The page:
So last weekend, I e-mailed her, wanting to know when we can get together again. She said that a friend of hers had recommended a French film that she had been eager to see called My Afternoons with Margueritte, and would I wanna see it too? Obviously, the timing on this was unusual, seeing as how I was about to spend an entire week watching old French movies! As luck would have it, this film was playing in only one place in all of New York: a tiny theater way out on the Queens/Nassau County border. Did I mention Andi lives way up in the Bronx? Yeah, this is how much she wanted to see it. 

She was gonna see it on Monday, but she changed her mind for some reason - which was fine by me, since I was still trying to shake a massive cold at the time (I missed seeing the NYC Marathon for the first time in years, not counting my year in Columbus), so Thursday it was instead, by which time I felt much better.

I have a passing familiarity with the area. As a little kid, I would go to the hospital there for check-ups and stuff like that, but of course, we always drove there, and it's not like I've gone there very often since. Andi was getting there via an express bus from Manhattan. I would have to take three different local buses.

When I got on the third bus, I thought I'd make it well ahead of time, but it turned out to be the wrong one! This bus has two different endpoints in east Queens, and by the time I realized the driver wasn't going where I wanted him to go we were headed back the other way on the parkway! And of course the driver has no idea where my ultimate destination is. I kept telling him, "There should be a movie theater in the vicinity," but he wasn't aware of any such theater, although he knew the street I was looking for. So we ended up going all the way back to Queens Boulevard, which was much further away than where I started. The driver gave me a transfer and I got on what I hoped was the right bus.

It was - but I got off at a point where I would've had to walk a long distance to my destination (and I was already running late). Once again, I tried to explain to the driver that I was looking for a movie theater in this part of town, and he didn't know what I was talking about either. Fortunately, a woman on the bus did, and after consulting with the driver, he re-opened the doors just as I was about to start walking and told me to get back on; he'd take me further up the road to the next stop.

The woman explained that the theater was part of a gated community of condos called North Shore Towers. From the looks of the residents, it's a retirement community. They seem to have everything, despite being so far away from the city, a small golf course, a swimming pool, a diner, and a small movie theater that plays obscure foreign films (among other things; they also were showing 50/50). She was going there too, so we got off the bus together and I followed her to the building with the theater.

I found Andi in no time. I had expected her to look - if not dramatically different, then noticeably different at least. And while she did appear to have lost a few pounds, she was as I remembered her. (The movie version of her would probably be played by Marisa Tomei, just to give you an idea.) We ate dinner in the cafe as she happily told me about her vacation.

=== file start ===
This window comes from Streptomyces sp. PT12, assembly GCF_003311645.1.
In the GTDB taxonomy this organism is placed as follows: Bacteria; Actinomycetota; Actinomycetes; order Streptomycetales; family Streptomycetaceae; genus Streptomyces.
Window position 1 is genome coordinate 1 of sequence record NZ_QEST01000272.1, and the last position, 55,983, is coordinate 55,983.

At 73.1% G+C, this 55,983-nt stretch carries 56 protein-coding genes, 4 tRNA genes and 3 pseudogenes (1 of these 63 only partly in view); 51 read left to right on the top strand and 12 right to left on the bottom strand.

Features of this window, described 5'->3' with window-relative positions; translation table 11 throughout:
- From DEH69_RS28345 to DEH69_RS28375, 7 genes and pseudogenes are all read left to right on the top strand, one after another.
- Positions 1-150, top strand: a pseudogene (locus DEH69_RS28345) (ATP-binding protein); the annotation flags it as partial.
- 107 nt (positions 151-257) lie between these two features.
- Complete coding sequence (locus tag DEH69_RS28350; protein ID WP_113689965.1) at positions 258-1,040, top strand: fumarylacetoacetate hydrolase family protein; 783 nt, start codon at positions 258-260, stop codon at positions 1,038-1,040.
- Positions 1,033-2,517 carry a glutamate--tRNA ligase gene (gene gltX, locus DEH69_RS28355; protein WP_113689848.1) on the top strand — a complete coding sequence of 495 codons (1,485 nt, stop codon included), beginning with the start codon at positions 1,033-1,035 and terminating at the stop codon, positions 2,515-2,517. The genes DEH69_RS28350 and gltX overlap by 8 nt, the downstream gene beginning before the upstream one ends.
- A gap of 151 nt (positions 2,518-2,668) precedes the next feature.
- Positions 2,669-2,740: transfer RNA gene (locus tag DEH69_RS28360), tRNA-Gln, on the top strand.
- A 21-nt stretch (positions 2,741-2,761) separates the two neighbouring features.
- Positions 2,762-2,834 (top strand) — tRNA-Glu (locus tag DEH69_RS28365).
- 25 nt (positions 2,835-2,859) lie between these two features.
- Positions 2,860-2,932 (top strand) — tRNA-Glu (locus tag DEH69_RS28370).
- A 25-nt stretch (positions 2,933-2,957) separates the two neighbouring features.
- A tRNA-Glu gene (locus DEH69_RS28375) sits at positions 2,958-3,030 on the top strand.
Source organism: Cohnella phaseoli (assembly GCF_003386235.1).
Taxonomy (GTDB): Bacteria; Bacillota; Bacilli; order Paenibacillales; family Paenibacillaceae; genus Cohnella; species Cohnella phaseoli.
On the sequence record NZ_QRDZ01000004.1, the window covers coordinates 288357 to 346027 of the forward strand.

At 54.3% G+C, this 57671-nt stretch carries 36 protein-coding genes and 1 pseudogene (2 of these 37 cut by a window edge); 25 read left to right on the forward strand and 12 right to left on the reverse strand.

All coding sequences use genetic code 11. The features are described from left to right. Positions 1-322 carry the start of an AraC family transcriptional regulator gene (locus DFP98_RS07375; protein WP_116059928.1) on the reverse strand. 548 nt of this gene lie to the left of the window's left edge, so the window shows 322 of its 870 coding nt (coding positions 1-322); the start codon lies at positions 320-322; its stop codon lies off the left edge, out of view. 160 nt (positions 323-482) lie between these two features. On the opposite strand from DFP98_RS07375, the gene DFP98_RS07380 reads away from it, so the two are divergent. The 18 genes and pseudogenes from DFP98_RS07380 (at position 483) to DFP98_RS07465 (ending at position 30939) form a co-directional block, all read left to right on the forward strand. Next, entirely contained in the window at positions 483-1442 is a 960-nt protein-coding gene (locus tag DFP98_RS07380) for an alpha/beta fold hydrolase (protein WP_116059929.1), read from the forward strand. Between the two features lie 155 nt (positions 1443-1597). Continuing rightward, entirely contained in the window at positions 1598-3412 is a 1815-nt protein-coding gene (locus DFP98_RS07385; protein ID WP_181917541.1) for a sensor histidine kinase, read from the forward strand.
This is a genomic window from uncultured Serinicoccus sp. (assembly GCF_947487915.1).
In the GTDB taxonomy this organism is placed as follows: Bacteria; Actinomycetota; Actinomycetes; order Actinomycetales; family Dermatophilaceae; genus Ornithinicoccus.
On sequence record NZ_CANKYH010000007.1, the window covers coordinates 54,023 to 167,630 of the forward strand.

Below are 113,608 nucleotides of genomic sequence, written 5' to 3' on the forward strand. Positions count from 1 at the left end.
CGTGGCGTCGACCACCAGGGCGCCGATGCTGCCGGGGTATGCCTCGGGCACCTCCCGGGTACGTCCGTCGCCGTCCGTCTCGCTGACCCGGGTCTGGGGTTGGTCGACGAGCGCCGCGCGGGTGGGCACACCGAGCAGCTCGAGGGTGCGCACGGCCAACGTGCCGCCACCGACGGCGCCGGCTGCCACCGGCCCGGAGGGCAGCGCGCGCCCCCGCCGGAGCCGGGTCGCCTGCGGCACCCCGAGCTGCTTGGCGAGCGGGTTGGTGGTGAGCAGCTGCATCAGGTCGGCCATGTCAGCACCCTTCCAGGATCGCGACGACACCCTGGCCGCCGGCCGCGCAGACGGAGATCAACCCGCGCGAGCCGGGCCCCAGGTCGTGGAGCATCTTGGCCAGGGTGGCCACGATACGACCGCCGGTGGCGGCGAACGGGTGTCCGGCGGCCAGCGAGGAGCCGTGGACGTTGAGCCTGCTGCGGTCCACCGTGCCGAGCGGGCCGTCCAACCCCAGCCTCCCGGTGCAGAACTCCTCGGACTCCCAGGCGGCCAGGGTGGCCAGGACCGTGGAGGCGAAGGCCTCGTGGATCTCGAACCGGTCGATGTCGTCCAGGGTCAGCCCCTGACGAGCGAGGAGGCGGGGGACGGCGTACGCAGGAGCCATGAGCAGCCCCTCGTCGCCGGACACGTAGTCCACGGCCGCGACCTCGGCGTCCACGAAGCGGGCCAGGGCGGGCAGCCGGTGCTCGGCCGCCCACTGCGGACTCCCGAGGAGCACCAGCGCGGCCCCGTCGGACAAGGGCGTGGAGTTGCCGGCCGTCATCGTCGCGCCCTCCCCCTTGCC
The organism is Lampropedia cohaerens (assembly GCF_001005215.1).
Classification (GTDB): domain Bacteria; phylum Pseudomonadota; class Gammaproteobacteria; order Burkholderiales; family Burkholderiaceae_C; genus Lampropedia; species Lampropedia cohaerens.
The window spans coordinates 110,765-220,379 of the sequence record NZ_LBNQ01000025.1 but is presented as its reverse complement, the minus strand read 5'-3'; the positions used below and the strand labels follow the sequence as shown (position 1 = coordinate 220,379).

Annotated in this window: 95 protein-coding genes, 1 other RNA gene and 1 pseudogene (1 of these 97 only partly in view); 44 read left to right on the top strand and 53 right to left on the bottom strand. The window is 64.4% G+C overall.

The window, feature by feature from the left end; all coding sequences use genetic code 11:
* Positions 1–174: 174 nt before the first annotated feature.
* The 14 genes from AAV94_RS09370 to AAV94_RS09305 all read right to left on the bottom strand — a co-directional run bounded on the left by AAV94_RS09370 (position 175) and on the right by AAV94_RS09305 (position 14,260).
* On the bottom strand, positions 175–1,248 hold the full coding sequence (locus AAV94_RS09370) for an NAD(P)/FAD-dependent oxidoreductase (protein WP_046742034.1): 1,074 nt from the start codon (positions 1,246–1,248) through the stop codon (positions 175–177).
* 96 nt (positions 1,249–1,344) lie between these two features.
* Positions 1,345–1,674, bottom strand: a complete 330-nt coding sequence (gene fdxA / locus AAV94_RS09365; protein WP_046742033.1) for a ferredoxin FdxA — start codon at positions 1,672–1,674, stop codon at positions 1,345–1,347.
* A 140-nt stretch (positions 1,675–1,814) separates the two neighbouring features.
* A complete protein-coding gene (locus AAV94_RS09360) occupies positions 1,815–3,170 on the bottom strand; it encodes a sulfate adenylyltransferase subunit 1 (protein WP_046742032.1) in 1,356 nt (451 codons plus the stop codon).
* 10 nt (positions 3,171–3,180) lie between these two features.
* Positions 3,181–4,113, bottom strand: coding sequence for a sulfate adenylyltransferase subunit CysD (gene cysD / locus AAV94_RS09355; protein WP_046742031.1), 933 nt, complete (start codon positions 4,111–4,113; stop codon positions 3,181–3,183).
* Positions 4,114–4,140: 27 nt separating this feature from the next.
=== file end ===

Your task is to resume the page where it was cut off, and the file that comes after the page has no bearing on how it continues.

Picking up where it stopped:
The theater was much bigger than I had expected. It looks like what you'd see in your average multiplex, and I was expecting something more like a screening room. There were about nine other people there besides us. The projector didn't align the film dead center with the screen for some reason - it was flush with the left side. Not a big deal, just unusual. The seats were comfy with lots of legroom. There were no trailers.

Margueritte is about a middle-aged gardener with a reading disability of some sort who befriends an old woman who loves reading and inspires him to read better. I initially thought it was gonna be a Forrest Gump rip-off. It wasn't, but neither was it all that great, either, and for once Andi agreed with me. If anything, it's notable for the woman who plays Margueritte. Her name is Gisele Casadesus, and she was 95 when she made this film, if you can believe that. IMDB says her career goes all the way back to the 30's, having done mostly TV work in France. I don't recognize anything she's been in, although she is also in the current Kristin Scott Thomas film Sarah's Key. I liked her.

Andi's express bus goes straight to the North Shore Towers, and after the movie we waited together for about a half hour for it, only to find that no, the last bus out actually wasn't due to leave for another twenty more minutes. Another bus came by that we thought was ready to depart but wasn't. By the time the last bus came, we had said our goodbyes three times! I managed to find the bus stop for my bus, and this time there were no problems. I got home easily.

I don't wanna think about a future without Andi around, at least not yet. I'm just glad she's back home now.

The Guard
Higher Ground
The Way

Friday, November 11, 2011

Pierrot le Fou

C'est la Semaine de la Nouvelle Vague française! Toute la semaine, nous allons voir des films de cette période révolutionnaire et les plus influents dans l'histoire de certains de ses plus grands réalisateurs.

Pierrot le Fou
seen online via YouTube